This is a truly alarming situation when you take into account the fact that there is approximately 1,500 million tons of petroleum transported around the seas of the world every year.

Maritime Labour Convention (MLC) Becomes Effective in August 2013

Maritime Articles

The Maritime Labour Convention (MLC) of 2006 starts enforcement in August, 2013, affecting the working conditions of more than 1.2 million mariners. Now that the MLC is coming into effect, sailors, ship owners, and nation states can expect international consistency in maritime laws and regulations regarding work environment, employment conditions, as well as health and medical issues.

Working and living conditions -both on board and on shore- have been standardized internationally to prevent the problems of conflicting jurisdiction and regional maritime law. Under the convention, all ships weighting 500 tons or more must comply with all minimum requirements specified under the Maritime Labour Convention (MLC).

The International Labour Organization (ILO) needed a minimum of 30 countries to ratify the Maritime Labour Convention. As of August 2012, the Maritime Labour Convention has been ratified by 35 countries, representing 67% of the world’s shipping.

The convention is organized into 5 main Titles:

1. Minimum Requirements for seafarers to work on ships

  • Minimum age: must be 16 year old, or 18 for night work or for hazardous areas
  • Medical certificate that assures fitness to work
  • Training for work duties and personal safety
  • Proper recruitment and placement, as well as proper registration, complaint procedures, and compensation if recruitment is unsuccessful

2. Conditions of Employment 

  • Clear, legally enforceable maritime work contracts that include standards set forth by existing collective bargaining agreements
  • Mariner wages that are paid every month, and can be transferred to family upon request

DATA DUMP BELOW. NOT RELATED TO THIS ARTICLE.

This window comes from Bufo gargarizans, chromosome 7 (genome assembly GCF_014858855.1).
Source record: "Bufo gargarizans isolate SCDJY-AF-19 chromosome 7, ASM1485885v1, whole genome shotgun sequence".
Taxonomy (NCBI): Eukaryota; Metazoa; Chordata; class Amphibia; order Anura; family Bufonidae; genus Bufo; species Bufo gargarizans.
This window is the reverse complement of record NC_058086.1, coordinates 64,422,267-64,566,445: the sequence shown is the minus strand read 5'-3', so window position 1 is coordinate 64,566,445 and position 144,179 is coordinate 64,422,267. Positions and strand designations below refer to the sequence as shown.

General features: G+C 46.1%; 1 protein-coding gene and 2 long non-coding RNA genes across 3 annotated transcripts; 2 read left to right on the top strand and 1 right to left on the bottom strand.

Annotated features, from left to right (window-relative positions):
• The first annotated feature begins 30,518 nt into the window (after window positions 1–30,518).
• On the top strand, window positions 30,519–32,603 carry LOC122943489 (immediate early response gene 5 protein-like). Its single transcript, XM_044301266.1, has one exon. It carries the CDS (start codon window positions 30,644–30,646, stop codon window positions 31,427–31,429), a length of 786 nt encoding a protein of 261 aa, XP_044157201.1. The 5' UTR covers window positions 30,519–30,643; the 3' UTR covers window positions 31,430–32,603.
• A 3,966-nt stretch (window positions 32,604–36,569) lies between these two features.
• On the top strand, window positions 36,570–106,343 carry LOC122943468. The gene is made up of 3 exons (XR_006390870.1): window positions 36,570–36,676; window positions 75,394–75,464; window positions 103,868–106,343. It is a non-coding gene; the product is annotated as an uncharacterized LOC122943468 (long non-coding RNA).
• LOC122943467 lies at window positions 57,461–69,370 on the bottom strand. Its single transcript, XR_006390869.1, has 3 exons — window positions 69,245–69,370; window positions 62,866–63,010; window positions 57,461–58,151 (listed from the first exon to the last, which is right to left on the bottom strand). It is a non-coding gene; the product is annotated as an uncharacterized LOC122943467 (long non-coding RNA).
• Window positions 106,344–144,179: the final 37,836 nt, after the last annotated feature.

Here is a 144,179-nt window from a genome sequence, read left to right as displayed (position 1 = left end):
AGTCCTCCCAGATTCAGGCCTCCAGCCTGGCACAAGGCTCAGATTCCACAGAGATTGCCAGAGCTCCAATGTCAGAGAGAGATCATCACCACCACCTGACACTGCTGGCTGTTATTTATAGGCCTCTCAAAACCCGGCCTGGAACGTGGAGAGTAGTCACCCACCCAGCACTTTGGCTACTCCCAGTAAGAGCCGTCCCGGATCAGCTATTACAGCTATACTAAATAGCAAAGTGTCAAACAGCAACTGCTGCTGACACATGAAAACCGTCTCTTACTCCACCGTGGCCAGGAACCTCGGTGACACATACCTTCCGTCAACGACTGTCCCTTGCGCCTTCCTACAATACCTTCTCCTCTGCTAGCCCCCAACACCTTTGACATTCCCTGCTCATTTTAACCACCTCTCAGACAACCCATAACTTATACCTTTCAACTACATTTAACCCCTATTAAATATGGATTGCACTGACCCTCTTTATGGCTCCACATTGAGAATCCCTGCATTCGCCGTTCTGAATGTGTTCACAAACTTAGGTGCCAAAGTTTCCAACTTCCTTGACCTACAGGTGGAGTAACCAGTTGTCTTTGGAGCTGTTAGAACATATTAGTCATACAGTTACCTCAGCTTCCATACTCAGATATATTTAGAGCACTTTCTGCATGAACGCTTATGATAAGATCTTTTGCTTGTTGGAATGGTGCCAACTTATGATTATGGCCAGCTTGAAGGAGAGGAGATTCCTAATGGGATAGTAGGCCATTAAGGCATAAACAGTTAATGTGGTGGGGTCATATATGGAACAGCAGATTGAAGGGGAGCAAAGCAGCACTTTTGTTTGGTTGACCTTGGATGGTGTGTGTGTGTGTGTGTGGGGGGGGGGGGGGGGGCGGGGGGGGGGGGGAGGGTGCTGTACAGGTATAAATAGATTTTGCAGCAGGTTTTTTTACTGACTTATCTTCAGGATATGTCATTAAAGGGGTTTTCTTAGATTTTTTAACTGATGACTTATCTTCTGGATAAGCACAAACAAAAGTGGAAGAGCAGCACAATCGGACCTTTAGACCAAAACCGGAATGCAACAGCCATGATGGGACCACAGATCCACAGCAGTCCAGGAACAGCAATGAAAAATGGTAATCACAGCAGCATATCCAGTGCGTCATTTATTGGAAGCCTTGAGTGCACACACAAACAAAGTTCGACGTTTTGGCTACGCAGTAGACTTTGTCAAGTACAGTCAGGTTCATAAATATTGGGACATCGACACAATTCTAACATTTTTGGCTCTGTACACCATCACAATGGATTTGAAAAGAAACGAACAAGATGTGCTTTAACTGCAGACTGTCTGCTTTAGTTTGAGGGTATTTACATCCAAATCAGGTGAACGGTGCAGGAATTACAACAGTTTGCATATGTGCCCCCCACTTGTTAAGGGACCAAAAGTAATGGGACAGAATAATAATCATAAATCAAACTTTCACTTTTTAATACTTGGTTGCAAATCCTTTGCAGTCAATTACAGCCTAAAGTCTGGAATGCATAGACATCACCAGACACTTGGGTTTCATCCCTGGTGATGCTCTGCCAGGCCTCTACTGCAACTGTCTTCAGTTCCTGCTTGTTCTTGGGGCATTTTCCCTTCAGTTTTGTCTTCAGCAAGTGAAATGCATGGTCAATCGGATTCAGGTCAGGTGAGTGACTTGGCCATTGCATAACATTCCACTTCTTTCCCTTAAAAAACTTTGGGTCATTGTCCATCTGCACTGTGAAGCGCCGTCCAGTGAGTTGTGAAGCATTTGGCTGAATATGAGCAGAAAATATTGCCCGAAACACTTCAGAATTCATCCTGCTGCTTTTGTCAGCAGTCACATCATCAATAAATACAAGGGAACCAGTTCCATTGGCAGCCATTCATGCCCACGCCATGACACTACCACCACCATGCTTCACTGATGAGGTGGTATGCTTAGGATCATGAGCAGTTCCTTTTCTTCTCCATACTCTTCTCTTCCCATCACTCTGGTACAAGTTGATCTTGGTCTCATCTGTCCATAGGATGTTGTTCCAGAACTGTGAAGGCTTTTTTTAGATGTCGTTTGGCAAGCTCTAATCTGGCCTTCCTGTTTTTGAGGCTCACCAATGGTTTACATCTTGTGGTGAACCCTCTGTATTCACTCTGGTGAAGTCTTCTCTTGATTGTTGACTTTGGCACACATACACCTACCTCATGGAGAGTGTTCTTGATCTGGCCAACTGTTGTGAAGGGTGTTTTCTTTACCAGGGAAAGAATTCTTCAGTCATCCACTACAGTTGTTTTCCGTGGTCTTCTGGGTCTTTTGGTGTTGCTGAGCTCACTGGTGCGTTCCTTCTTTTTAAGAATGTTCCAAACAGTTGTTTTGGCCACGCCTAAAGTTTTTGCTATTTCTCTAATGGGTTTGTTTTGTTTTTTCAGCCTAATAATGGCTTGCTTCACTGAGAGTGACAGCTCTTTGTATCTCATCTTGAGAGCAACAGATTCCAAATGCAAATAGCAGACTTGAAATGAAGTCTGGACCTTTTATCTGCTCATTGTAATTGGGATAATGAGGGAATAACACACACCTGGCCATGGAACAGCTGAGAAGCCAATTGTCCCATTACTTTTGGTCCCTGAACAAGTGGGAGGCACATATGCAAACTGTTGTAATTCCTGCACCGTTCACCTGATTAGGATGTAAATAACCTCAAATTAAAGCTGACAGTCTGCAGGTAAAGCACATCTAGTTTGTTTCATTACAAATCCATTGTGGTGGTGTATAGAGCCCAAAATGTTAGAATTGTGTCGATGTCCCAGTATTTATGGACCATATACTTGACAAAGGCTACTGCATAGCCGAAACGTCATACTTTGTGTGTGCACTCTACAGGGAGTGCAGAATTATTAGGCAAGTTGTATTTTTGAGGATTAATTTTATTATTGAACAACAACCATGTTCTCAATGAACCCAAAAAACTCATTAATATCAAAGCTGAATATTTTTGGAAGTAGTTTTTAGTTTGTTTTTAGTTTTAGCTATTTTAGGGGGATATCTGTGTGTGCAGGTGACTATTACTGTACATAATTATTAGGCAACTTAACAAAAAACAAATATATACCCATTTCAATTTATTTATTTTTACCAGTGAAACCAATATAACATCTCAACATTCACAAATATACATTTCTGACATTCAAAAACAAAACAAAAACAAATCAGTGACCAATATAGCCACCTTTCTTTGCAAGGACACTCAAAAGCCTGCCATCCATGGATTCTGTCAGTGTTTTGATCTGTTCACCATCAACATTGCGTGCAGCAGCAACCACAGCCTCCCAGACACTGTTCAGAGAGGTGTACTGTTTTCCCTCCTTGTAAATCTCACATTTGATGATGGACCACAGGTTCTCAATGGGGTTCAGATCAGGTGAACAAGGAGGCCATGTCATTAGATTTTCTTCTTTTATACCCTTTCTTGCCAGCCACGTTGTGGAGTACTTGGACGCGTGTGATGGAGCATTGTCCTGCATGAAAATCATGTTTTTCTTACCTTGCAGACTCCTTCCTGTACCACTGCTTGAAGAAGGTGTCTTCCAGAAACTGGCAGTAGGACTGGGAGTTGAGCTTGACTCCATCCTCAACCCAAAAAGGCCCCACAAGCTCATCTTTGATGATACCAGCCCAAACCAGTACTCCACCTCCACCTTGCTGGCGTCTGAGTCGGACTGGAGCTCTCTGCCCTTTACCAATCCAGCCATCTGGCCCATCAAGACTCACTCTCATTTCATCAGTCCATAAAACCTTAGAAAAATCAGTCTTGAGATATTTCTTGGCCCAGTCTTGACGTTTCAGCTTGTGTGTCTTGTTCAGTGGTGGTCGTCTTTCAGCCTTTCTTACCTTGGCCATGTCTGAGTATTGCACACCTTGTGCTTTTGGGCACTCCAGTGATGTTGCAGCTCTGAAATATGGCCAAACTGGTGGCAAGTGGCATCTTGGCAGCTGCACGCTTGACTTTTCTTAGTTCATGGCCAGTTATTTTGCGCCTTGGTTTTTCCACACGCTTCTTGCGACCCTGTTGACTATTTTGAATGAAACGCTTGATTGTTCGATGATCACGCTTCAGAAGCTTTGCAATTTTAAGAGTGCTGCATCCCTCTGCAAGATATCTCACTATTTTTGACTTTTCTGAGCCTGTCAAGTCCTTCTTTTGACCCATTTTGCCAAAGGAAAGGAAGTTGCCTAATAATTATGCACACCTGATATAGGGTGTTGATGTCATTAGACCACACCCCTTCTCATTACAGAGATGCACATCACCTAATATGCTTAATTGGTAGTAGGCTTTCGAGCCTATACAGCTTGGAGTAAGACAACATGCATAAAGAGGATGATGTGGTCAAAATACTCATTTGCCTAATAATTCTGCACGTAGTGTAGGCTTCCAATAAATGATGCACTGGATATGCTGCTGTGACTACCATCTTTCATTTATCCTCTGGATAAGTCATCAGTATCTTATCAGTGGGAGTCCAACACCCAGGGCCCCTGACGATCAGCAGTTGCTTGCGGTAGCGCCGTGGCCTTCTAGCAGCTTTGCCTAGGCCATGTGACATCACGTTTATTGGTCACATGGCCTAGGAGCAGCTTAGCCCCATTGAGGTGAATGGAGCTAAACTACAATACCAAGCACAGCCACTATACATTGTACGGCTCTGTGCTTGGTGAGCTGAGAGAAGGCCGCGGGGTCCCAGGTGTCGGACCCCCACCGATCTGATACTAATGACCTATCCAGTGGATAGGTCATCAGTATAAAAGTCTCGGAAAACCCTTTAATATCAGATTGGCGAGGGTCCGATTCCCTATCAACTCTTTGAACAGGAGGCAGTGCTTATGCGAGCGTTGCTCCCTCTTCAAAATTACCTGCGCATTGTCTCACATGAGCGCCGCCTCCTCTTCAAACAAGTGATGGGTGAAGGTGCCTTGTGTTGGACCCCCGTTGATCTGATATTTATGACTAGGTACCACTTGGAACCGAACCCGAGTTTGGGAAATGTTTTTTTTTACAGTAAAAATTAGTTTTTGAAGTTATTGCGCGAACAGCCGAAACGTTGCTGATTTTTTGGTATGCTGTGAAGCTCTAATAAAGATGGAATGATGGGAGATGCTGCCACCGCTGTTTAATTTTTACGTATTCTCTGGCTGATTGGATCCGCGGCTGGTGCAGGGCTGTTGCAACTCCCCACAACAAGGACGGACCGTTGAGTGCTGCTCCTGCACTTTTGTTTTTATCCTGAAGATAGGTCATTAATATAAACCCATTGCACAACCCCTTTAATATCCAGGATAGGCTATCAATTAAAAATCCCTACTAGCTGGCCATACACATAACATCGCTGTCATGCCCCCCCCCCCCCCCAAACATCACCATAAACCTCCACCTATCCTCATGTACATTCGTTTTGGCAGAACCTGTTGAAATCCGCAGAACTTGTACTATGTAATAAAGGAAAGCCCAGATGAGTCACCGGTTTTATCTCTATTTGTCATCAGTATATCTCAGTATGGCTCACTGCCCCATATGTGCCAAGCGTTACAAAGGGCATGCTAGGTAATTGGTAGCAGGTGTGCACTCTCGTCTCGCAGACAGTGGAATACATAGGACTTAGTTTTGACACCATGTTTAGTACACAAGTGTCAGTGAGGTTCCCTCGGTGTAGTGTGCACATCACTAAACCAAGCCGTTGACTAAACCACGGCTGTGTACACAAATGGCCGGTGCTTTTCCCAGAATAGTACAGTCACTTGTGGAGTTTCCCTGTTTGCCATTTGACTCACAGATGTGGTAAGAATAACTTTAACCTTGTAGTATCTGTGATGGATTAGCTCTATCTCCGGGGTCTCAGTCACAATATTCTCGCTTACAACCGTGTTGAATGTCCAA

• Standardized hours of rest and hours of work for all marine workers
  • Official right to annual leave and shore leave
  • Seafarers do not have to pay for repatriation
  • Seafarer unemployment benefits for ship’s loss or foundering
  • Manning levels should always be sufficient on all ships

3.  Accommodation, Recreation, Food and Catering

  • Ship accommodations and facilities should promote seafarer’s health and well being
  • Food quality, quantity, and water must be regulated by the ship’s flag state. The ship’s cooks and all other food preparers should be properly trained.

4. Health Protection, Medical Care, Welfare and Social Security Protection

  • Medical care provided on board and ashore
  • Ship owner’s liability—form of worker’s compensation for seafarers, which includes at least 16 weeks of wages after the start of illness or injury
  • Standard health and safety protection and marine worker accident prevention
  • Access to shore based welfare facilities, which should be accessible to all seamen regardless of race, sex, religion, or political affiliation
  • Social Security coverage for all mariners.

5. Compliance and Enforcement

  • Flag states are responsible for enforcement
  • MLC applies to ships of non-member countries if they plan to call to ports of member states
  • Labor agencies are to be inspected, to ensure that they are in compliance with the MLC

The purpose of the Maritime Labour Convention (MLC) is to ensure basic universal rights for seafarers around the world, in terms of reasonable working conditions, medical and health protection, accommodations, and social security benefits. The difficult part comes with the consistent implementation of the convention throughout the world. Certification and inspection will require a lot of time, effort, and resources, so ratifying governments and the maritime industry must work together to achieve compliance.

Ships that choose to remain uncertified or sail under the jurisdiction of non-ratifying states may have to endure more red tape and delays when entering the ports of ratifying states. Hopefully, the hassle and cost that comes with being uncertified will encourage all ships to become certified, or for more countries to ratify the MLC.

Overall, the convention is supported by many of the world’s seafarers, ship owners, and nation states. Hopefully, the Maritime Labour Convention will be properly enforced by all ratifying countries, which should improve the working and living conditions of mariners from all corners of the globe.